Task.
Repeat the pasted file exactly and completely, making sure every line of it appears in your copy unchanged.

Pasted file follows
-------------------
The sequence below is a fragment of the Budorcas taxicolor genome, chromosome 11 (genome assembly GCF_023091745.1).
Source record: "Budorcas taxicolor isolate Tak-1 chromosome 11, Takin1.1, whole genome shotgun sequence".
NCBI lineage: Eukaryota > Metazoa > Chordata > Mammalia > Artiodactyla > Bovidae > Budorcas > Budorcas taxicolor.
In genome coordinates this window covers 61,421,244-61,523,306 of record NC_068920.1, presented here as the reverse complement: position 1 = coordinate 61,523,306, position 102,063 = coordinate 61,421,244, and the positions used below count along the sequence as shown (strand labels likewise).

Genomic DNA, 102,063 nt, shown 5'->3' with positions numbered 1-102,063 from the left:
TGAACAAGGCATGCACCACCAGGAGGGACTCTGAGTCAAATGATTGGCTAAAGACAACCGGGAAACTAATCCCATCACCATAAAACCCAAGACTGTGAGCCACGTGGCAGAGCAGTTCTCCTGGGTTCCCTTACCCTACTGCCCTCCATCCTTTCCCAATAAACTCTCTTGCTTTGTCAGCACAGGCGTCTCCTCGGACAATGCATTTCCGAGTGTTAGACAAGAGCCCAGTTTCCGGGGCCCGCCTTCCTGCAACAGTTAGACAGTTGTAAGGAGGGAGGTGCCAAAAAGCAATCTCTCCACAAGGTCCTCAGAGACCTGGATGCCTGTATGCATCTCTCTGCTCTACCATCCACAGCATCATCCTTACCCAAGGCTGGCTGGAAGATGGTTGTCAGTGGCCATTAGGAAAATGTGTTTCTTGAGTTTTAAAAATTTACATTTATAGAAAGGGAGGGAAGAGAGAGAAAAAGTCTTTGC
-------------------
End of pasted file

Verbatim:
The sequence below is a fragment of the Budorcas taxicolor genome, chromosome 11 (genome assembly GCF_023091745.1).
Source record: "Budorcas taxicolor isolate Tak-1 chromosome 11, Takin1.1, whole genome shotgun sequence".
NCBI lineage: Eukaryota > Metazoa > Chordata > Mammalia > Artiodactyla > Bovidae > Budorcas > Budorcas taxicolor.
In genome coordinates this window covers 61,421,244-61,523,306 of record NC_068920.1, presented here as the reverse complement: position 1 = coordinate 61,523,306, position 102,063 = coordinate 61,421,244, and the positions used below count along the sequence as shown (strand labels likewise).

Genomic DNA, 102,063 nt, shown 5'->3' with positions numbered 1-102,063 from the left:
TGAACAAGGCATGCACCACCAGGAGGGACTCTGAGTCAAATGATTGGCTAAAGACAACCGGGAAACTAATCCCATCACCATAAAACCCAAGACTGTGAGCCACGTGGCAGAGCAGTTCTCCTGGGTTCCCTTACCCTACTGCCCTCCATCCTTTCCCAATAAACTCTCTTGCTTTGTCAGCACAGGCGTCTCCTCGGACAATGCATTTCCGAGTGTTAGACAAGAGCCCAGTTTCCGGGGCCCGCCTTCCTGCAACAGTTAGACAGTTGTAAGGAGGGAGGTGCCAAAAAGCAATCTCTCCACAAGGTCCTCAGAGACCTGGATGCCTGTATGCATCTCTCTGCTCTACCATCCACAGCATCATCCTTACCCAAGGCTGGCTGGAAGATGGTTGTCAGTGGCCATTAGGAAAATGTGTTTCTTGAGTTTTAAAAATTTACATTTATAGAAAGGGAGGGAAGAGAGAGAAAAAGTCTTTGC